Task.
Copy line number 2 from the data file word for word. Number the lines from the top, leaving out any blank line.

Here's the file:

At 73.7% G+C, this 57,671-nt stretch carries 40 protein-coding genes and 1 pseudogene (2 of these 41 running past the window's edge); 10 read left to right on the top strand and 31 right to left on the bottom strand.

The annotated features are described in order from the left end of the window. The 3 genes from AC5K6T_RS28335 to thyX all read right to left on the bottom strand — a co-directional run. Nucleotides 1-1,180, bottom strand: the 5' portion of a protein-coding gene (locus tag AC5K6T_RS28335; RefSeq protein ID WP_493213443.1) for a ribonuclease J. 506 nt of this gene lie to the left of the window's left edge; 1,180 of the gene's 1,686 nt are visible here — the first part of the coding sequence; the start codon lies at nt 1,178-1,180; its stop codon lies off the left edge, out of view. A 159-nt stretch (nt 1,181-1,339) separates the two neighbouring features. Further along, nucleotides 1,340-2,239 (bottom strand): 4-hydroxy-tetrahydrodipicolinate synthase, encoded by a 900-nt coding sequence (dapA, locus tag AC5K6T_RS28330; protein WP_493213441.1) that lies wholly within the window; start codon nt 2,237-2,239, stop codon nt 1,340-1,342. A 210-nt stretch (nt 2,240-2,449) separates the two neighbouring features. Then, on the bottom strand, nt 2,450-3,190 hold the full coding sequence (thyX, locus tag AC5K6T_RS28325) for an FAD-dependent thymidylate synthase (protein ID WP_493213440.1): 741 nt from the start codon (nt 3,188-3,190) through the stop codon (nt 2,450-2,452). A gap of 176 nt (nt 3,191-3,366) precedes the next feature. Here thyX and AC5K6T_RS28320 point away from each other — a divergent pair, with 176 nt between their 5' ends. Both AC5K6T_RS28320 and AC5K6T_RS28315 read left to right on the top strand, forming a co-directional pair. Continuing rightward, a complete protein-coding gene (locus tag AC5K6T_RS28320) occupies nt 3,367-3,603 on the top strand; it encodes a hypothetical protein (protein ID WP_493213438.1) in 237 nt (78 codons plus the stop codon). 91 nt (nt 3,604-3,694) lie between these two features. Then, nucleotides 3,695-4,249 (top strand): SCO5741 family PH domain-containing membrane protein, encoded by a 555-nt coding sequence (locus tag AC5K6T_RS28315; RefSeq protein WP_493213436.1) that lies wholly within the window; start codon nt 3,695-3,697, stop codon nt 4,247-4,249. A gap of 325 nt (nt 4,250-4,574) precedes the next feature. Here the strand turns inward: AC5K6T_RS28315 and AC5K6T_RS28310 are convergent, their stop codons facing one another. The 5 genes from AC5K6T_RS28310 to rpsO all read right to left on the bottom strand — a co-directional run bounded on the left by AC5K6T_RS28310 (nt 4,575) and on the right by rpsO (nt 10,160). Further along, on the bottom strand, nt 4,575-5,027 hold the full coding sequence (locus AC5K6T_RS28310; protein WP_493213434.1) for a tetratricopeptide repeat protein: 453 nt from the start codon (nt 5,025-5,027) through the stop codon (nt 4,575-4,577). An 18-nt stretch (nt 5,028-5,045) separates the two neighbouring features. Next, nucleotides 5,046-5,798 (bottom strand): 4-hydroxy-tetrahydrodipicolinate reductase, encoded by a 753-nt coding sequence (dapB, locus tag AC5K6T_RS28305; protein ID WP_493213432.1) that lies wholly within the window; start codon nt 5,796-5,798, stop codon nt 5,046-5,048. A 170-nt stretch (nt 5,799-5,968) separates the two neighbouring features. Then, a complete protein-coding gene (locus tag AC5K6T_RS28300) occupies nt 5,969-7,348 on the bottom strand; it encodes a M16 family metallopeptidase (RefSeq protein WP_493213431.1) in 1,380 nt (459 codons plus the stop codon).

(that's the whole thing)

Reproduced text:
The annotated features are described in order from the left end of the window. The 3 genes from AC5K6T_RS28335 to thyX all read right to left on the bottom strand — a co-directional run. Nucleotides 1-1,180, bottom strand: the 5' portion of a protein-coding gene (locus tag AC5K6T_RS28335; RefSeq protein ID WP_493213443.1) for a ribonuclease J. 506 nt of this gene lie to the left of the window's left edge; 1,180 of the gene's 1,686 nt are visible here — the first part of the coding sequence; the start codon lies at nt 1,178-1,180; its stop codon lies off the left edge, out of view. A 159-nt stretch (nt 1,181-1,339) separates the two neighbouring features. Further along, nucleotides 1,340-2,239 (bottom strand): 4-hydroxy-tetrahydrodipicolinate synthase, encoded by a 900-nt coding sequence (dapA, locus tag AC5K6T_RS28330; protein WP_493213441.1) that lies wholly within the window; start codon nt 2,237-2,239, stop codon nt 1,340-1,342. A 210-nt stretch (nt 2,240-2,449) separates the two neighbouring features. Then, on the bottom strand, nt 2,450-3,190 hold the full coding sequence (thyX, locus tag AC5K6T_RS28325) for an FAD-dependent thymidylate synthase (protein ID WP_493213440.1): 741 nt from the start codon (nt 3,188-3,190) through the stop codon (nt 2,450-2,452). A gap of 176 nt (nt 3,191-3,366) precedes the next feature. Here thyX and AC5K6T_RS28320 point away from each other — a divergent pair, with 176 nt between their 5' ends. Both AC5K6T_RS28320 and AC5K6T_RS28315 read left to right on the top strand, forming a co-directional pair. Continuing rightward, a complete protein-coding gene (locus tag AC5K6T_RS28320) occupies nt 3,367-3,603 on the top strand; it encodes a hypothetical protein (protein ID WP_493213438.1) in 237 nt (78 codons plus the stop codon). 91 nt (nt 3,604-3,694) lie between these two features. Then, nucleotides 3,695-4,249 (top strand): SCO5741 family PH domain-containing membrane protein, encoded by a 555-nt coding sequence (locus tag AC5K6T_RS28315; RefSeq protein WP_493213436.1) that lies wholly within the window; start codon nt 3,695-3,697, stop codon nt 4,247-4,249. A gap of 325 nt (nt 4,250-4,574) precedes the next feature. Here the strand turns inward: AC5K6T_RS28315 and AC5K6T_RS28310 are convergent, their stop codons facing one another. The 5 genes from AC5K6T_RS28310 to rpsO all read right to left on the bottom strand — a co-directional run bounded on the left by AC5K6T_RS28310 (nt 4,575) and on the right by rpsO (nt 10,160). Further along, on the bottom strand, nt 4,575-5,027 hold the full coding sequence (locus AC5K6T_RS28310; protein WP_493213434.1) for a tetratricopeptide repeat protein: 453 nt from the start codon (nt 5,025-5,027) through the stop codon (nt 4,575-4,577). An 18-nt stretch (nt 5,028-5,045) separates the two neighbouring features. Next, nucleotides 5,046-5,798 (bottom strand): 4-hydroxy-tetrahydrodipicolinate reductase, encoded by a 753-nt coding sequence (dapB, locus tag AC5K6T_RS28305; protein ID WP_493213432.1) that lies wholly within the window; start codon nt 5,796-5,798, stop codon nt 5,046-5,048. A 170-nt stretch (nt 5,799-5,968) separates the two neighbouring features. Then, a complete protein-coding gene (locus tag AC5K6T_RS28300) occupies nt 5,969-7,348 on the bottom strand; it encodes a M16 family metallopeptidase (RefSeq protein WP_493213431.1) in 1,380 nt (459 codons plus the stop codon).